The U.S. Capitol building is seen before U.S. President Barack Obama delivers his State of the Union address in front of the U.S. Congress, on Capitol Hill in Washington on Jan. 28, 2014.
Gary Cameron/Reuters

Editing from Capitol Hill? Twitter is tracking those changes

Call it Wikipedia revisionist history.

A new government watchdog is keeping Congress honest — about its Wikipedia edits. Congress-Edits, launched July 8, is a Twitter account that tweets whenever someone using an IP address associated with Congress makes anonymous edits on Wikipedia. 

How does it work? When an anonymous user edits a Wikipedia page, the site logs the user’s IP address, along with information on the user’s edits. Many congressional offices share an IP address, so every time Wikipedia registers an anonymous edit from a congressional IP address, Congress-Edits is notified and tweets a link to the revision.

In the three days since its launch, Congress-Edits has registered three edits from people using a computer with a congressional IP address. The latest, an edit to USAID Administrator Rajiv Shah’s page, reflects a simple grammatical change. The previous edit immortalizes President Barack Obama’s interaction with a man wearing a horse mask in Denver. The first edit describes how Brian Darling of the Heritage Foundation spent his youth “breeding rare long haired cats.”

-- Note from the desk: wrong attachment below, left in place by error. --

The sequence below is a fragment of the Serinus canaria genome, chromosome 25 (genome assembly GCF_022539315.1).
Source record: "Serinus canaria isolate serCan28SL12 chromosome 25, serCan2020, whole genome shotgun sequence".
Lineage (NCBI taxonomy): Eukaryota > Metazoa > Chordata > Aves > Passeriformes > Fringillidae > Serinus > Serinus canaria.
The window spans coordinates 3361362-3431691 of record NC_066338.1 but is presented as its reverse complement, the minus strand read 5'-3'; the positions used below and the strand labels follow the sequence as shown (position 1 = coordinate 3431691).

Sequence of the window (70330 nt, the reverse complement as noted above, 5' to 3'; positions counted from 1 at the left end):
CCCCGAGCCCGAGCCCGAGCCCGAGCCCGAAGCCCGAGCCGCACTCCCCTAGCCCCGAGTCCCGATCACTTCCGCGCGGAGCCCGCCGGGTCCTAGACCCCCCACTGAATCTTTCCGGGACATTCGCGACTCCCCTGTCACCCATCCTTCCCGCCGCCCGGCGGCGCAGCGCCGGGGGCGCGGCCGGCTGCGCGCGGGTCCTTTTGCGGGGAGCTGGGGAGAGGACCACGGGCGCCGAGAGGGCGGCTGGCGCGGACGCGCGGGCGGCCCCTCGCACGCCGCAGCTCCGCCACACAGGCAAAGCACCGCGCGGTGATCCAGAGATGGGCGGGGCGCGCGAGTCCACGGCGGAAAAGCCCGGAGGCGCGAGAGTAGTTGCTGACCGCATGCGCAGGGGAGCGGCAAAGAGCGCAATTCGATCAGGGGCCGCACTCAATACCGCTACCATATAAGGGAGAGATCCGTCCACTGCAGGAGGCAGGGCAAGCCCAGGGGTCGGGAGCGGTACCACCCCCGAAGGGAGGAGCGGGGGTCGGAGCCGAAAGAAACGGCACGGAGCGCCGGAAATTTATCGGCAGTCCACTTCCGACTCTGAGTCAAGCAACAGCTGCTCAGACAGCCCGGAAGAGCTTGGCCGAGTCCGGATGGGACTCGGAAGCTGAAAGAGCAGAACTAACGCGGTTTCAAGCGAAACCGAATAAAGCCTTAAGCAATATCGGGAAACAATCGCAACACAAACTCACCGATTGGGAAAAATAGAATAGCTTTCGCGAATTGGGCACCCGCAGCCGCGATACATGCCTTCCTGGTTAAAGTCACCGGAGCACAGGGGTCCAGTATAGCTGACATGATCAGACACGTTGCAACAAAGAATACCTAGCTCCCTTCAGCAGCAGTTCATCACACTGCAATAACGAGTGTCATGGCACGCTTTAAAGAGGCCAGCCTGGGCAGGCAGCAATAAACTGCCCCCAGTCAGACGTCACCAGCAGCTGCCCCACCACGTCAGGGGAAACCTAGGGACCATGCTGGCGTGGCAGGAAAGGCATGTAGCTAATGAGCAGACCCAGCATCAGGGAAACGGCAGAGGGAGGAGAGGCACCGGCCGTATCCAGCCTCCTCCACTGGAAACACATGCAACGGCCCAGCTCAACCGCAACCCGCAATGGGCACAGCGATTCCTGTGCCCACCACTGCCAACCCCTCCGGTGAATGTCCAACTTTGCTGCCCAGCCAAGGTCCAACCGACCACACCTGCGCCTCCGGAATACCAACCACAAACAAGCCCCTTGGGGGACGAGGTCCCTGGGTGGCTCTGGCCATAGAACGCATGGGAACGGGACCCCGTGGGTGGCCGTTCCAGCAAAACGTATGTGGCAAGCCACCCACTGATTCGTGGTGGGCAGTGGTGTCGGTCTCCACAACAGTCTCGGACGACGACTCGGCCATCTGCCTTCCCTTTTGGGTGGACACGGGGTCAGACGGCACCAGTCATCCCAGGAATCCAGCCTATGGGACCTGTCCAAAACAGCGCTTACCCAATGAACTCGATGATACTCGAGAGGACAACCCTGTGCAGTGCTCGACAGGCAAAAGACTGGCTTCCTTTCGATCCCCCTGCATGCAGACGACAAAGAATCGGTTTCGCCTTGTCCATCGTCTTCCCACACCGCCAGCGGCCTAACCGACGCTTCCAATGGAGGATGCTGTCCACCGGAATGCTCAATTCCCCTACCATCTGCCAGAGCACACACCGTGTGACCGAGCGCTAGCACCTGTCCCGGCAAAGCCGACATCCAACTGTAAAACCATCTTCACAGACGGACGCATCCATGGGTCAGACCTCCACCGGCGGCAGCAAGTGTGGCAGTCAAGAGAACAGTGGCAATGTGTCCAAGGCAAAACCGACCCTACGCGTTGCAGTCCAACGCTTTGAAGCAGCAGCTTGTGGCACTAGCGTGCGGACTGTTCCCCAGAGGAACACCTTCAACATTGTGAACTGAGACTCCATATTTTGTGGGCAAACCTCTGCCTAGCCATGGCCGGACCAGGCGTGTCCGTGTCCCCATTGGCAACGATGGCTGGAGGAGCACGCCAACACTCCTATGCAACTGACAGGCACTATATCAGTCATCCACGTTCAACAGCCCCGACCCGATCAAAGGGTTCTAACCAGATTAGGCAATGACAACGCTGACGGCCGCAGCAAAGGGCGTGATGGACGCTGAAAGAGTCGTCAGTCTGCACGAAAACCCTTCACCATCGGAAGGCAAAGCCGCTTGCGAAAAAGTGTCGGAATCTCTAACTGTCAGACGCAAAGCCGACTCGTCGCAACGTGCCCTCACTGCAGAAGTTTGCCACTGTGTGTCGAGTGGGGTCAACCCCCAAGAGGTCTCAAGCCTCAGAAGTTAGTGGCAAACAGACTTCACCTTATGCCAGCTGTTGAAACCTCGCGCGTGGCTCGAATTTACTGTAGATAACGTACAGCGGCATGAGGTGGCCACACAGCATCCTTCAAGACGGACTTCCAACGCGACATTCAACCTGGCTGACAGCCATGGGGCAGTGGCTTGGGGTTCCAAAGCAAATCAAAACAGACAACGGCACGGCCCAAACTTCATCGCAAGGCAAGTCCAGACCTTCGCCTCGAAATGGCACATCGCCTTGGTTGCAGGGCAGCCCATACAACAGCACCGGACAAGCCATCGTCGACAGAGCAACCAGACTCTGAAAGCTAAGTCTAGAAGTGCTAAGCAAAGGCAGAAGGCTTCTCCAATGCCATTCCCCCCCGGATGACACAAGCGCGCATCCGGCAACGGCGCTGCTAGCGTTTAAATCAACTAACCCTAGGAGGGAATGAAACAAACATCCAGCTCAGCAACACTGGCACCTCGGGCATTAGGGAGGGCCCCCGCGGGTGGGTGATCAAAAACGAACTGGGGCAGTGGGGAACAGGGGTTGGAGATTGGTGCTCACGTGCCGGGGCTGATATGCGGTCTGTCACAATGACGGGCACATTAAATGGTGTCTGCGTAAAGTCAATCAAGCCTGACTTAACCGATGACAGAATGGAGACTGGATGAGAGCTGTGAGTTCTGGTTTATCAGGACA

Though Congress-Edits has so far revealed only innocuous changes, it opens the door for curious netizens to explore Congress’s Wikipedia history by clicking through the provided IP addresses. The person who, using a congressional IP address, corrected a grammar error on Rajiv Shah’s page, for example, also vandalized the page for TV personality Charlamagne Tha God. (The anonymous user wrote that Charlamagne Tha God “sucks farts out of buts [sic],” a change that was later removed by another editor.) Users at congressional IPs have also edited Navy SEALs into pages on Harry Potter, and made at least 61 separate edits on the page for “cleft chin.”

Despite tracing the changes back to a congressional IP address, there’s no way to determine who — Congress members, their top staff, or a summer intern — made the edits.

In 2006, Evan Lehmann of Lowell, Massachusetts’ The Sun revealed that congressional staffers had edited Rep. Marty Meehan’s Wikipedia page to remove references to broken campaign promises. Meehan denied any knowledge of the edits and credited an intern with making the changes.

Likewise, low-level staffers may be responsible for many of Congress’s Wikipedia edits. But if there is a congressperson with an intense dislike of Charlamagne Tha God, @CongressEdits will keep us in the know.  

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Editing from Capitol Hill? Twitter is tracking those changes